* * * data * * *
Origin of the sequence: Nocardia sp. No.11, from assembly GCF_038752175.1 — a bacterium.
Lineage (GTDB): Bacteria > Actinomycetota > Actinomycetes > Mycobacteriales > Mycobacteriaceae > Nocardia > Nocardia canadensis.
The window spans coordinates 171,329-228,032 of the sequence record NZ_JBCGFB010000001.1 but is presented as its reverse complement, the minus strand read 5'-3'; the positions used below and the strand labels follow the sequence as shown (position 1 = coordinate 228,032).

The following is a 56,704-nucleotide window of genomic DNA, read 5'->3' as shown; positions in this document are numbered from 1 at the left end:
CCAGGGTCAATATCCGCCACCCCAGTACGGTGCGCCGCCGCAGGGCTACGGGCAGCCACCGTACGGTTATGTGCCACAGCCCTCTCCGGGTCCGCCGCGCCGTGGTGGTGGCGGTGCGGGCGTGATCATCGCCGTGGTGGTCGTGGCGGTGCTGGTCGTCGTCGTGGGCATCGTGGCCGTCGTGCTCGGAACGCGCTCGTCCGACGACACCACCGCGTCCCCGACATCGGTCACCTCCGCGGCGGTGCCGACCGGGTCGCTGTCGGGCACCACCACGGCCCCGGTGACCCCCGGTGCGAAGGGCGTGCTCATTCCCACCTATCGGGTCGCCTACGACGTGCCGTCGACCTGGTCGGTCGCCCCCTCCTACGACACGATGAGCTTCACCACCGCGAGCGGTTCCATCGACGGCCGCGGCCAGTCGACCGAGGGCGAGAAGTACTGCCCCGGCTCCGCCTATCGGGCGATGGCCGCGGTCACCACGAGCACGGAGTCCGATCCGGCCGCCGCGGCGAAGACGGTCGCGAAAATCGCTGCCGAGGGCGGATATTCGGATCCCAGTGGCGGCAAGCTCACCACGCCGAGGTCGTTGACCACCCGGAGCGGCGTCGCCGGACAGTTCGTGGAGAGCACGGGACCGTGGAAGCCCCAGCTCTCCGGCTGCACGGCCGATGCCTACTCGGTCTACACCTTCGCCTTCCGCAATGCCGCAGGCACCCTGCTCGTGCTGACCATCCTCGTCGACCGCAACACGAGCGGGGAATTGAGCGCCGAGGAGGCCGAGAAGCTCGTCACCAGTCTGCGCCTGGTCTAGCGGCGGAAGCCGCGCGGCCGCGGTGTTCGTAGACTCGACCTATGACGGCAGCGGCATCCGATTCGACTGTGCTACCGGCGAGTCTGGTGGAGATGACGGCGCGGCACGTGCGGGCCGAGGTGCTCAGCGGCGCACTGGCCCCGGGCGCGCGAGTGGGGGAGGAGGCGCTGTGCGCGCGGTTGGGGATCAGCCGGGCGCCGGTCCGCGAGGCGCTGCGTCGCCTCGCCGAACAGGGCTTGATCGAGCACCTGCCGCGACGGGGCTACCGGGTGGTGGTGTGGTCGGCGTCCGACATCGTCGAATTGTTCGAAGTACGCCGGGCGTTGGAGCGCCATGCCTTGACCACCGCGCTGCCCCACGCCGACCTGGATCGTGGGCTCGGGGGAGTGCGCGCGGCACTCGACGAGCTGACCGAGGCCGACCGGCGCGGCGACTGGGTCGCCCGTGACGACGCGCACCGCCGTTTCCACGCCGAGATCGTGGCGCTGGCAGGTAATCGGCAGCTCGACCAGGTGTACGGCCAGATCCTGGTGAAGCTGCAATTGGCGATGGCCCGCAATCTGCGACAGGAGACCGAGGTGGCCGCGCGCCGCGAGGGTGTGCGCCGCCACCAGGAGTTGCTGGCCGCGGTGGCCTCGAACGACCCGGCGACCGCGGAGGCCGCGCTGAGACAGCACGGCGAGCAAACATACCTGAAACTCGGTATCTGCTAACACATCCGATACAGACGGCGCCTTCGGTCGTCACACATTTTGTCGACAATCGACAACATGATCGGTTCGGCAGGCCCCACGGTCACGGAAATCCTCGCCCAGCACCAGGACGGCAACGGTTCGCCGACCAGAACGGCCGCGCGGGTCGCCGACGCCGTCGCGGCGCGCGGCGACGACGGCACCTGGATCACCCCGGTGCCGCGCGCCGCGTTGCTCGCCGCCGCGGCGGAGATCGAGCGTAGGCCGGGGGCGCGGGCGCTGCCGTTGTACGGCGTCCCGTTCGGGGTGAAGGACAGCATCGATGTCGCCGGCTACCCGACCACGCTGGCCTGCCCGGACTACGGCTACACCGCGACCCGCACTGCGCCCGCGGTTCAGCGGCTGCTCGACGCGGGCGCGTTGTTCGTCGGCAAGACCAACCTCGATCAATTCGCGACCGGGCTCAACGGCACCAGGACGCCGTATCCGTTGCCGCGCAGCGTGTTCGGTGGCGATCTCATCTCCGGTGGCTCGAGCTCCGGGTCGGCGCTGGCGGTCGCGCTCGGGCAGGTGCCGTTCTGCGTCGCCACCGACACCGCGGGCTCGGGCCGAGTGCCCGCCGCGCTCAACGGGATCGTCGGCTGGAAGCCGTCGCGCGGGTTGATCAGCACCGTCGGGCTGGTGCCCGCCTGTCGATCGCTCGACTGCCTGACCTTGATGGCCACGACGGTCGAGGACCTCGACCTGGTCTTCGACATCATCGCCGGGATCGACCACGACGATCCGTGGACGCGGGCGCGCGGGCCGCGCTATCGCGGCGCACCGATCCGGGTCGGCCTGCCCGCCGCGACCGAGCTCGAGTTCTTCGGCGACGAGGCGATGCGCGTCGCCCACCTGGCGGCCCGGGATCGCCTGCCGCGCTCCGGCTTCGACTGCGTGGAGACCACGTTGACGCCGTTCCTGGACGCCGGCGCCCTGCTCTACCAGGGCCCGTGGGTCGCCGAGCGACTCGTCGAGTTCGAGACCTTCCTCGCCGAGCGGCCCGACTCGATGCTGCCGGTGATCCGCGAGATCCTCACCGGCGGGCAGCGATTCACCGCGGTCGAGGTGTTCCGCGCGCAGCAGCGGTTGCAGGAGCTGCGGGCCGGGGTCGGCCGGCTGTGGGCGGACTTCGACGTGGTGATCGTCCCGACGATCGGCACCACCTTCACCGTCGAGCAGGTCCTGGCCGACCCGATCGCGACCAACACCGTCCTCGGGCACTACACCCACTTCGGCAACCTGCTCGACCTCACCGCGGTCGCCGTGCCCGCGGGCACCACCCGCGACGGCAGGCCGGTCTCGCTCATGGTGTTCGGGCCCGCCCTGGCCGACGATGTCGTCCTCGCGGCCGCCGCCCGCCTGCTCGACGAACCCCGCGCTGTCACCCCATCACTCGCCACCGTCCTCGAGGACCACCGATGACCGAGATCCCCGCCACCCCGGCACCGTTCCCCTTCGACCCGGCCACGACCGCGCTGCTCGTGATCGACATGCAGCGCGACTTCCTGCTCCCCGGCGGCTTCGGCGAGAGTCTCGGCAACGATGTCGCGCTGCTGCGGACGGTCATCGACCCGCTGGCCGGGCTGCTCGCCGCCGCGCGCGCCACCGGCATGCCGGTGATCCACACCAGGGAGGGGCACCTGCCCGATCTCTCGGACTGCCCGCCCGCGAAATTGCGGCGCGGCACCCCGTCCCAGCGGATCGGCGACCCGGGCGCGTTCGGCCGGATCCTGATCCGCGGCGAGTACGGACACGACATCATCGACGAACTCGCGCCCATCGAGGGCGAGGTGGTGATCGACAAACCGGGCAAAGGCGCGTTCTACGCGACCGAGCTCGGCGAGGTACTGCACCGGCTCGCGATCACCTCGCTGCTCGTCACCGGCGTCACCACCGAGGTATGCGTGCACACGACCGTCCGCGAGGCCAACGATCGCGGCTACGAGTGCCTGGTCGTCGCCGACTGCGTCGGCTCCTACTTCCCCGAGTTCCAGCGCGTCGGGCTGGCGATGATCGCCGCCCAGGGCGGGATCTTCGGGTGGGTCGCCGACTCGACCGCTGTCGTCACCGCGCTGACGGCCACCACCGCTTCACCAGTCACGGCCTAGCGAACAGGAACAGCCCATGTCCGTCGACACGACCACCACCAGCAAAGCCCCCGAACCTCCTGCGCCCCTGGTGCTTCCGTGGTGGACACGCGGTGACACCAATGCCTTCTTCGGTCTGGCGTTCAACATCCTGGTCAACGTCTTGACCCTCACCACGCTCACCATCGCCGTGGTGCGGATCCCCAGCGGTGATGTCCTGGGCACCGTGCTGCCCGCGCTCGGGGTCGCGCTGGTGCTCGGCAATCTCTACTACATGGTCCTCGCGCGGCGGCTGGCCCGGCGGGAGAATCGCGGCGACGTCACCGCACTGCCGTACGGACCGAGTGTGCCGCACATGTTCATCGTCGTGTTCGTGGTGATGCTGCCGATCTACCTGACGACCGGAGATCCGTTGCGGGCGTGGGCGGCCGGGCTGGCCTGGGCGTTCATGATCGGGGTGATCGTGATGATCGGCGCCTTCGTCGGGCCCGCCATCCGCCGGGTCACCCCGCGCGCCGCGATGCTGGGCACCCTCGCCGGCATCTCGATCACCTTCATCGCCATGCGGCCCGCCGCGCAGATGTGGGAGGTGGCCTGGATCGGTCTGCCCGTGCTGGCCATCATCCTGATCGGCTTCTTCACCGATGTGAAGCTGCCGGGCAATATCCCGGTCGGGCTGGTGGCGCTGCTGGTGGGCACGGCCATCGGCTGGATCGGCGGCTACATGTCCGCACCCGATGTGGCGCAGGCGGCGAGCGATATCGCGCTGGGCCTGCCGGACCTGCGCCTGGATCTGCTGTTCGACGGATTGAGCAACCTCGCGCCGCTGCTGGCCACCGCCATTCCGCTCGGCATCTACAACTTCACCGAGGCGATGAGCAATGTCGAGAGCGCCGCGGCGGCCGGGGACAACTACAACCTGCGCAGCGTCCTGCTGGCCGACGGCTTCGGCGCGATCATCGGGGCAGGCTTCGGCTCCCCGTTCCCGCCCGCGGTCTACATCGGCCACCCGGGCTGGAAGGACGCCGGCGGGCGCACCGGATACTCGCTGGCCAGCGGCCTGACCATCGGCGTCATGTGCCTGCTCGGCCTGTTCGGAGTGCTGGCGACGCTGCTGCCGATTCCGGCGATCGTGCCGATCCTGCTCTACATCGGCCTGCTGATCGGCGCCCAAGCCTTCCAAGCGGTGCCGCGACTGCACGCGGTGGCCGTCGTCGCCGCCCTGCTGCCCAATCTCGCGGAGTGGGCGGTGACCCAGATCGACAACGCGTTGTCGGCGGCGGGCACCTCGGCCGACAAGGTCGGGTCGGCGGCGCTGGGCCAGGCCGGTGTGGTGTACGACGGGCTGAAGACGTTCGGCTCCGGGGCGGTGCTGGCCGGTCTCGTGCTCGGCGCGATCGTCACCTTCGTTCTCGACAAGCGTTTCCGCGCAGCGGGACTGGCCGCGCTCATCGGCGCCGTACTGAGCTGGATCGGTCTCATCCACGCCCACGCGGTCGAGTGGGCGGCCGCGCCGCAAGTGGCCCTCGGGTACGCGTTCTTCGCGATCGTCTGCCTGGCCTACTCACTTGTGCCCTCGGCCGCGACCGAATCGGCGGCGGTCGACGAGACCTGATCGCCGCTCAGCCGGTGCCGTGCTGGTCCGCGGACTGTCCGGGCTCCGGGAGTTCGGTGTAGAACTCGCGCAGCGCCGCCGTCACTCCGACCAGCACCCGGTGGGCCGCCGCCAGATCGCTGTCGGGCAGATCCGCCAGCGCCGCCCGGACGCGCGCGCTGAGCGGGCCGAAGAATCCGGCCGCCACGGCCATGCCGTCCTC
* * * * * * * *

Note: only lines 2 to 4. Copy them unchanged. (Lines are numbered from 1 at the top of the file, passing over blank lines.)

Lineage (GTDB): Bacteria > Actinomycetota > Actinomycetes > Mycobacteriales > Mycobacteriaceae > Nocardia > Nocardia canadensis.
The window spans coordinates 171,329-228,032 of the sequence record NZ_JBCGFB010000001.1 but is presented as its reverse complement, the minus strand read 5'-3'; the positions used below and the strand labels follow the sequence as shown (position 1 = coordinate 228,032).

The following is a 56,704-nucleotide window of genomic DNA, read 5'->3' as shown; positions in this document are numbered from 1 at the left end: